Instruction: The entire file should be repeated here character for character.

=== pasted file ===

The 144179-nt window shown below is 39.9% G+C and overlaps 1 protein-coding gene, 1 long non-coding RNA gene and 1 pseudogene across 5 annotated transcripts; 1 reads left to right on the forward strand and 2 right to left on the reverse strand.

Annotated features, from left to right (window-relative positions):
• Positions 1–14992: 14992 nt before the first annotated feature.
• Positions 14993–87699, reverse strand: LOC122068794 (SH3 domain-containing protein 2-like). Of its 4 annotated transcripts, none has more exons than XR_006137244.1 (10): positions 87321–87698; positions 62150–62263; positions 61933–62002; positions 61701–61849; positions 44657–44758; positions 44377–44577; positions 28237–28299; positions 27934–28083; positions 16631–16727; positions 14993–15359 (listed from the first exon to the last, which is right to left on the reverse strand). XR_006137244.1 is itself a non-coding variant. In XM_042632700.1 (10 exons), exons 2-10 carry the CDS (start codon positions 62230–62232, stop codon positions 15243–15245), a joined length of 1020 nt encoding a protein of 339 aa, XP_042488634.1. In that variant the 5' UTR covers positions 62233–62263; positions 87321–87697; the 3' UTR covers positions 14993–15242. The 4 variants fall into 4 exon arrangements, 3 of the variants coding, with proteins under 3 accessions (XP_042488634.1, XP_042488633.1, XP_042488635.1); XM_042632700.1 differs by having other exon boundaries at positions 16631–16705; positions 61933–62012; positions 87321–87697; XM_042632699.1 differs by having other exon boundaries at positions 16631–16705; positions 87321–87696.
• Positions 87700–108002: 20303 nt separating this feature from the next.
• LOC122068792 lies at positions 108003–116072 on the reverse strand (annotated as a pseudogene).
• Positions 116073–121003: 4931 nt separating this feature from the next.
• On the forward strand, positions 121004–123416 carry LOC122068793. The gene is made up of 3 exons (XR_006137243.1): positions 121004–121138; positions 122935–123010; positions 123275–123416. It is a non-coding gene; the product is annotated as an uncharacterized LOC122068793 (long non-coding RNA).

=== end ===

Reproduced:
The 144179-nt window shown below is 39.9% G+C and overlaps 1 protein-coding gene, 1 long non-coding RNA gene and 1 pseudogene across 5 annotated transcripts; 1 reads left to right on the forward strand and 2 right to left on the reverse strand.

Annotated features, from left to right (window-relative positions):
• Positions 1–14992: 14992 nt before the first annotated feature.
• Positions 14993–87699, reverse strand: LOC122068794 (SH3 domain-containing protein 2-like). Of its 4 annotated transcripts, none has more exons than XR_006137244.1 (10): positions 87321–87698; positions 62150–62263; positions 61933–62002; positions 61701–61849; positions 44657–44758; positions 44377–44577; positions 28237–28299; positions 27934–28083; positions 16631–16727; positions 14993–15359 (listed from the first exon to the last, which is right to left on the reverse strand). XR_006137244.1 is itself a non-coding variant. In XM_042632700.1 (10 exons), exons 2-10 carry the CDS (start codon positions 62230–62232, stop codon positions 15243–15245), a joined length of 1020 nt encoding a protein of 339 aa, XP_042488634.1. In that variant the 5' UTR covers positions 62233–62263; positions 87321–87697; the 3' UTR covers positions 14993–15242. The 4 variants fall into 4 exon arrangements, 3 of the variants coding, with proteins under 3 accessions (XP_042488634.1, XP_042488633.1, XP_042488635.1); XM_042632700.1 differs by having other exon boundaries at positions 16631–16705; positions 61933–62012; positions 87321–87697; XM_042632699.1 differs by having other exon boundaries at positions 16631–16705; positions 87321–87696.
• Positions 87700–108002: 20303 nt separating this feature from the next.
• LOC122068792 lies at positions 108003–116072 on the reverse strand (annotated as a pseudogene).
• Positions 116073–121003: 4931 nt separating this feature from the next.
• On the forward strand, positions 121004–123416 carry LOC122068793. The gene is made up of 3 exons (XR_006137243.1): positions 121004–121138; positions 122935–123010; positions 123275–123416. It is a non-coding gene; the product is annotated as an uncharacterized LOC122068793 (long non-coding RNA).